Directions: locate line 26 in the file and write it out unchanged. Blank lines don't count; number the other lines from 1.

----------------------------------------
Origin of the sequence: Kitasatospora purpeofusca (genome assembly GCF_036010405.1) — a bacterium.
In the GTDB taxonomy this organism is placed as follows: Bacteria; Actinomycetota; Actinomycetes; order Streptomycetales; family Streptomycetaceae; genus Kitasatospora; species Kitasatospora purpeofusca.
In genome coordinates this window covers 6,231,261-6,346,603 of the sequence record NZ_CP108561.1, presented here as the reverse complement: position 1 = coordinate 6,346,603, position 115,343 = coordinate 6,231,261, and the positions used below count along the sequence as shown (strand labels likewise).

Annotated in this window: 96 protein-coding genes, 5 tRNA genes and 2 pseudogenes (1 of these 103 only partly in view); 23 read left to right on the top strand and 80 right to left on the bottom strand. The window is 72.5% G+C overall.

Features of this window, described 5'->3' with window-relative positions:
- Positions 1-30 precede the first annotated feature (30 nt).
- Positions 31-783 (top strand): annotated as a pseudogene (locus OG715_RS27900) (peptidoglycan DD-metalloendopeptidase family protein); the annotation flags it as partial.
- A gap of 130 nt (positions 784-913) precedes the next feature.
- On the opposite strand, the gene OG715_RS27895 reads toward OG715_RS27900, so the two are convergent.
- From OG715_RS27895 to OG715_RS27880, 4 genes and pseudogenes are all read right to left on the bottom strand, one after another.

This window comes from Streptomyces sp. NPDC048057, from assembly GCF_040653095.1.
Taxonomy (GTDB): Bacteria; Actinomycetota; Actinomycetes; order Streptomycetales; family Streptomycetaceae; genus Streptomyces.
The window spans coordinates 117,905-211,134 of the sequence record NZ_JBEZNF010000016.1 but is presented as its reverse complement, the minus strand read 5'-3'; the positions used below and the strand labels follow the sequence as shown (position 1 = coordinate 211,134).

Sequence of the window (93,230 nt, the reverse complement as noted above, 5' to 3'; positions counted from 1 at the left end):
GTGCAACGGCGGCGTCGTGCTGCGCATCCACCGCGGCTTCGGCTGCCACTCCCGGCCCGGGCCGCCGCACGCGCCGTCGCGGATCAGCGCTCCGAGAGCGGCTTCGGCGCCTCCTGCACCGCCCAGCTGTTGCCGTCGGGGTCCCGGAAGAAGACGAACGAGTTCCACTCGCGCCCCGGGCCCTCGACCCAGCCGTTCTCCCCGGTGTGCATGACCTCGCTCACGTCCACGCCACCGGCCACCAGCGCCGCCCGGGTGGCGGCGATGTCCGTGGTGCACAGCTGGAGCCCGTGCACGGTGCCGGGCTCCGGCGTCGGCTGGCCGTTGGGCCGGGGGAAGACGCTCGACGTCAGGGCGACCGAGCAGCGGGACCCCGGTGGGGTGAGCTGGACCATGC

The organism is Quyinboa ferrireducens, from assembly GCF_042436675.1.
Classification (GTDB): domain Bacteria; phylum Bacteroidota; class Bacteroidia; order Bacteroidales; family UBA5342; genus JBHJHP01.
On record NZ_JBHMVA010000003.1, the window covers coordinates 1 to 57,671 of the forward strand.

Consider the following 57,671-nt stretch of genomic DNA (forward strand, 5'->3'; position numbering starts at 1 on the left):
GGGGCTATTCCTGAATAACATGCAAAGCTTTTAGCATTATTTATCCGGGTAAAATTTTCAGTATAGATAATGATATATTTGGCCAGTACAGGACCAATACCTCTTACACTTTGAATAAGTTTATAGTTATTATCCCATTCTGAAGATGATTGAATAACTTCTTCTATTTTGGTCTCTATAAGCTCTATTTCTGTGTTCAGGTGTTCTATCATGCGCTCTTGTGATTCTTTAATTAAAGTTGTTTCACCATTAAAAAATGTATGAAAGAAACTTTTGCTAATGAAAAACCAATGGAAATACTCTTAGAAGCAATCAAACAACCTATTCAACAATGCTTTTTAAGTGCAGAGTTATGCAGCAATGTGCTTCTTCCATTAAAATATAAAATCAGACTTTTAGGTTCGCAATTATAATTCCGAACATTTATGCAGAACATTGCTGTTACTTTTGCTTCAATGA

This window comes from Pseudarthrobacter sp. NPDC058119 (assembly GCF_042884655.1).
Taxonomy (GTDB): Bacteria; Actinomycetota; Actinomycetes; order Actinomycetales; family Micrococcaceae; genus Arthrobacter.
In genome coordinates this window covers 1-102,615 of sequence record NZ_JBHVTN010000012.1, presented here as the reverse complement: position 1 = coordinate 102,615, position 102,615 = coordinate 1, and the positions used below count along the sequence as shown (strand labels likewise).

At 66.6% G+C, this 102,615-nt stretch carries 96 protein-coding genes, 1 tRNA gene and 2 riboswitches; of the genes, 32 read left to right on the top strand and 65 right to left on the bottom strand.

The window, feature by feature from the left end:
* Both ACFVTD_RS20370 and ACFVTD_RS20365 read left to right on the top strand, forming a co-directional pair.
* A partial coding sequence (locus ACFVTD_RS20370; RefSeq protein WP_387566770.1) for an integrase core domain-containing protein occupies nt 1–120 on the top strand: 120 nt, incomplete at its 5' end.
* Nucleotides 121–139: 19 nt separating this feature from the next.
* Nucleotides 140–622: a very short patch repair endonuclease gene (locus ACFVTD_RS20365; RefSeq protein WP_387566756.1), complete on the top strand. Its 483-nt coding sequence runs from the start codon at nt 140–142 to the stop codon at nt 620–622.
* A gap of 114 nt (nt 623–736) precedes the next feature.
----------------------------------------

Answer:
* Both ACFVTD_RS20370 and ACFVTD_RS20365 read left to right on the top strand, forming a co-directional pair.